Journalist Bari Weiss touched on this in her latest Common Sense post:
For the foreseeable future, I think states and institutions will continue to polarize. And it will be ugly, as Americans increasingly self-segregate and burrow deeper and deeper into their echo chambers. Not just online, but also in real life.
But this division will belie the reality of where most citizens actually fall on this particular issue.
While the extremes hog the microphone, polling consistently shows that most Americans fall somewhere in the middle on abortion—open to restrictions, but wanting it to remain legal in the first trimester. (Check out 538: What Americans Really Think About Abortion or WSJ: Upholding Roe v. Wade Is Supported by Most Americans.) The most comprehensive and detailed poll about where we fall on abortion comes from Pew and it’s worth your time:
Here’s the top takeaway from that Pew poll:
In an earlier piece posted just after the Court’s decision, Weiss wrote this:
We know that some Common Sense readers feel extremely gratified by Dobbs. We know that others are scared and worried about what other rights might be under threat. One of the things we value most about this community is that we have different views about highly divisive subjects. What we share is a commitment to civility, respect and honest conversation. Even—especially—in deeply emotional moments like this one.
There are those who claim that the time for nonviolence has passed. That desperate times call for desperate measures. That we are in a war and in a war the normal rules of politics must be suspended. These are the same people who turn a blind eye to—or justify—those threatening the lives of Supreme Court justices with whom they disagree. The same people who, in another time, justified violence against abortion providers.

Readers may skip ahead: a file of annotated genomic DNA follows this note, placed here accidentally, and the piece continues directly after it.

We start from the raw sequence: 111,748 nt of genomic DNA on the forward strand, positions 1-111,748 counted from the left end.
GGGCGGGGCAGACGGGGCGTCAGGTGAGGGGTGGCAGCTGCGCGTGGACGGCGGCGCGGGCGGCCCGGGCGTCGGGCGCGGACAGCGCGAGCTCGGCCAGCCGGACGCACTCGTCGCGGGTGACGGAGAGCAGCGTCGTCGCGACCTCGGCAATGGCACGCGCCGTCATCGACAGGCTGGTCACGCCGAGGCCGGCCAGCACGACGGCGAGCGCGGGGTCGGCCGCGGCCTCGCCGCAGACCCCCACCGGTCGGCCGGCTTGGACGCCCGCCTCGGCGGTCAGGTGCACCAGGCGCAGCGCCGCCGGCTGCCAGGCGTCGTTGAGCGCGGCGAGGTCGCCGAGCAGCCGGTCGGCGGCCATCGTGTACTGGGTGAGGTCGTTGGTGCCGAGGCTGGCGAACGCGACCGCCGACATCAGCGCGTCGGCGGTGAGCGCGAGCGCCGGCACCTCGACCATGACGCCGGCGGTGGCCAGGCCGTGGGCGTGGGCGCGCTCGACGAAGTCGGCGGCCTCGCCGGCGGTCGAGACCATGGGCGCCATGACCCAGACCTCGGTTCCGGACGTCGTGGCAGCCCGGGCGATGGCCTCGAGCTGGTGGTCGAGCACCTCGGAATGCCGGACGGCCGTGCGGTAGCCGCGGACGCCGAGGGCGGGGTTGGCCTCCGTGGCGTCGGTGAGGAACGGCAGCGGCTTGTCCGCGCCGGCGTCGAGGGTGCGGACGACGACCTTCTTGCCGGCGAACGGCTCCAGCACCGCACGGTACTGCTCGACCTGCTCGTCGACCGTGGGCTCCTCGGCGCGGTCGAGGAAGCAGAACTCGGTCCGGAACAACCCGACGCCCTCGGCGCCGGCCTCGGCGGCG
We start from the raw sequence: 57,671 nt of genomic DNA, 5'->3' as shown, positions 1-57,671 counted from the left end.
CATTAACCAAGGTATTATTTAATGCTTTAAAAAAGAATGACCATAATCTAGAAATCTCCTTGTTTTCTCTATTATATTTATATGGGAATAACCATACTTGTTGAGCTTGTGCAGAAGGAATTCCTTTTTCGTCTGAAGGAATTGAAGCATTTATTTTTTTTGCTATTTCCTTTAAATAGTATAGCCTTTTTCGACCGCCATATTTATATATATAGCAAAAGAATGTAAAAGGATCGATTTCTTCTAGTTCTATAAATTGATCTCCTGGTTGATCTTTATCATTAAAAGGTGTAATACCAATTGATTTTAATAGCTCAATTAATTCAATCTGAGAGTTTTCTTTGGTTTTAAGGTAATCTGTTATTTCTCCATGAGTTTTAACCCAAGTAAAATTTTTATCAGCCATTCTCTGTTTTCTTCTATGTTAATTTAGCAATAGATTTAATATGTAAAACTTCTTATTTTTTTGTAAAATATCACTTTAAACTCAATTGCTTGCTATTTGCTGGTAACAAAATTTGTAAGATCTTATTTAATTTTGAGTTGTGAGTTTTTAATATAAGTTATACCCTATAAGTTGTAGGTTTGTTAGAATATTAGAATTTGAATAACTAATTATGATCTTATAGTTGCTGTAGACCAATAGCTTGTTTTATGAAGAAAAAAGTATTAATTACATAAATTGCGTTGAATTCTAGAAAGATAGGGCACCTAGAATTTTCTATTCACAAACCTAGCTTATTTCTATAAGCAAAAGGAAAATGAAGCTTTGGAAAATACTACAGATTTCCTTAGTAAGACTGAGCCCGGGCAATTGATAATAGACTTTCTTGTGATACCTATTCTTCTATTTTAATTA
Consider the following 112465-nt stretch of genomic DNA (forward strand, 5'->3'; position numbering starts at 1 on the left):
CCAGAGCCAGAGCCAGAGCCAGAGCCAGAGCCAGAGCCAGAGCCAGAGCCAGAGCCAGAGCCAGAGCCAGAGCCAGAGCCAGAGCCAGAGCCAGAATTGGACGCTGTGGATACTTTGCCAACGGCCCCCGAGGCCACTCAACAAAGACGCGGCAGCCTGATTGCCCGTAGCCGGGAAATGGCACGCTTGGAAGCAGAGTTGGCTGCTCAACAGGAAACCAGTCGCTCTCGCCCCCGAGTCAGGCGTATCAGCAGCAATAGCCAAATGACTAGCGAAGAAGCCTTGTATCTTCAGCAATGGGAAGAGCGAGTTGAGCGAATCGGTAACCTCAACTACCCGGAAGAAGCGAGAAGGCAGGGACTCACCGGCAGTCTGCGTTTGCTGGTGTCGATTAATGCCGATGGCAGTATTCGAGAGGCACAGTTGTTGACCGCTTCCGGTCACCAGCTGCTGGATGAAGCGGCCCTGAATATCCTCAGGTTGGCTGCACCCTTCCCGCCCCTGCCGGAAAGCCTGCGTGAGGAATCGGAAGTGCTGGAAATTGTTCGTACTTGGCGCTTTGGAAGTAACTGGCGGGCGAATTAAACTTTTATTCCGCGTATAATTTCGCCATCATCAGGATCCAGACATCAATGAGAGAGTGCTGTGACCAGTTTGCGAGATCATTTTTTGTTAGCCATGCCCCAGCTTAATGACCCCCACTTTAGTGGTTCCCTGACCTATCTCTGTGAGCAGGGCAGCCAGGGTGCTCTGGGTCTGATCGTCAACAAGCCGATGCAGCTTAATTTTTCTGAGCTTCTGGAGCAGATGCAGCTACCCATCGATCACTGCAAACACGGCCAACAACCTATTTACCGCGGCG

We could not disagree more strongly with this view.
We know that it’s chic these days to write off virtues like civility and decency and humility and grace. We believe those things are the only way forward. That the only alternative to violence is persuasion and argument.
What can realistically be done in the near term to correct the imbalance on display in the Supreme Court, I do not know. But the more common ground we find, the more pressure on those in power to honor it, I reckon.
My hope is that the Common Sense community, as described above, will prove to be representative of the larger American community (eventually). My belief is that it will (eventually). But time will tell.
In any event, persuasion is unlikely to be achieved in any lasting or meaningful way through blunt force. As I see it, persuasion is not even really about convincing others that you’re right (or that they’re wrong). It’s about making a case for your views that is both strong and digestible enough to earn the accommodation of others. Other people don’t need to completely change their views. They just need to clear a little space for yours. And vice versa.
That’s where lasting and meaningful solutions lie. In the mutual accommodations that we make for each other. And we can all choose to make them every day.